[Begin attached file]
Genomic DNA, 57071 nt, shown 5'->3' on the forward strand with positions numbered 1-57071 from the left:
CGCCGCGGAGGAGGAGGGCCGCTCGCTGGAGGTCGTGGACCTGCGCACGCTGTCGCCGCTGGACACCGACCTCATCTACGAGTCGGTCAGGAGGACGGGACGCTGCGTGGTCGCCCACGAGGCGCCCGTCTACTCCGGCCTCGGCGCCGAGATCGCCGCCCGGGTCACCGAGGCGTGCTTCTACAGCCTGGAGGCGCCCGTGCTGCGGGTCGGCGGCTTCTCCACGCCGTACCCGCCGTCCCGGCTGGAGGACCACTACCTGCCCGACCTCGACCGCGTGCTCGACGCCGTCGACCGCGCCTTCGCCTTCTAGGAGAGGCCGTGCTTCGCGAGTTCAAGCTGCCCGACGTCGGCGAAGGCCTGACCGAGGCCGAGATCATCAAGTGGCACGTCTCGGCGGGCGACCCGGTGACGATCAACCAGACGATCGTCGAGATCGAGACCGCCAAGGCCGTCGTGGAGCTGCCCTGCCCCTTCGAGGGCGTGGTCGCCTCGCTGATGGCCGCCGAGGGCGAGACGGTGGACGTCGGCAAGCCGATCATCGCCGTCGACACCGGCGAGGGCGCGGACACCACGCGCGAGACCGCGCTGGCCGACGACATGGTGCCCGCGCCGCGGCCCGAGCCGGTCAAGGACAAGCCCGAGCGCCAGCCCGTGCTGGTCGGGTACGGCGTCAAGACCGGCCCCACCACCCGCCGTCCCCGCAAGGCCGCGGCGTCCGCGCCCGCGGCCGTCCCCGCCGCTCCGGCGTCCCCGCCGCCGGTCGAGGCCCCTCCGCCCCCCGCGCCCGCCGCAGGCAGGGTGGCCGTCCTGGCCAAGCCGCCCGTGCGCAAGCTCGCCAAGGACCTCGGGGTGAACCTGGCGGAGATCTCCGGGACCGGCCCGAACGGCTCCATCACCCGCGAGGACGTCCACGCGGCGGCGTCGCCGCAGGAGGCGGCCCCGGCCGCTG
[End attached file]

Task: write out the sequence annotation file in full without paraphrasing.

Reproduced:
Genomic DNA, 57071 nt, shown 5'->3' on the forward strand with positions numbered 1-57071 from the left:
CGCCGCGGAGGAGGAGGGCCGCTCGCTGGAGGTCGTGGACCTGCGCACGCTGTCGCCGCTGGACACCGACCTCATCTACGAGTCGGTCAGGAGGACGGGACGCTGCGTGGTCGCCCACGAGGCGCCCGTCTACTCCGGCCTCGGCGCCGAGATCGCCGCCCGGGTCACCGAGGCGTGCTTCTACAGCCTGGAGGCGCCCGTGCTGCGGGTCGGCGGCTTCTCCACGCCGTACCCGCCGTCCCGGCTGGAGGACCACTACCTGCCCGACCTCGACCGCGTGCTCGACGCCGTCGACCGCGCCTTCGCCTTCTAGGAGAGGCCGTGCTTCGCGAGTTCAAGCTGCCCGACGTCGGCGAAGGCCTGACCGAGGCCGAGATCATCAAGTGGCACGTCTCGGCGGGCGACCCGGTGACGATCAACCAGACGATCGTCGAGATCGAGACCGCCAAGGCCGTCGTGGAGCTGCCCTGCCCCTTCGAGGGCGTGGTCGCCTCGCTGATGGCCGCCGAGGGCGAGACGGTGGACGTCGGCAAGCCGATCATCGCCGTCGACACCGGCGAGGGCGCGGACACCACGCGCGAGACCGCGCTGGCCGACGACATGGTGCCCGCGCCGCGGCCCGAGCCGGTCAAGGACAAGCCCGAGCGCCAGCCCGTGCTGGTCGGGTACGGCGTCAAGACCGGCCCCACCACCCGCCGTCCCCGCAAGGCCGCGGCGTCCGCGCCCGCGGCCGTCCCCGCCGCTCCGGCGTCCCCGCCGCCGGTCGAGGCCCCTCCGCCCCCCGCGCCCGCCGCAGGCAGGGTGGCCGTCCTGGCCAAGCCGCCCGTGCGCAAGCTCGCCAAGGACCTCGGGGTGAACCTGGCGGAGATCTCCGGGACCGGCCCGAACGGCTCCATCACCCGCGAGGACGTCCACGCGGCGGCGTCGCCGCAGGAGGCGGCCCCGGCCGCTG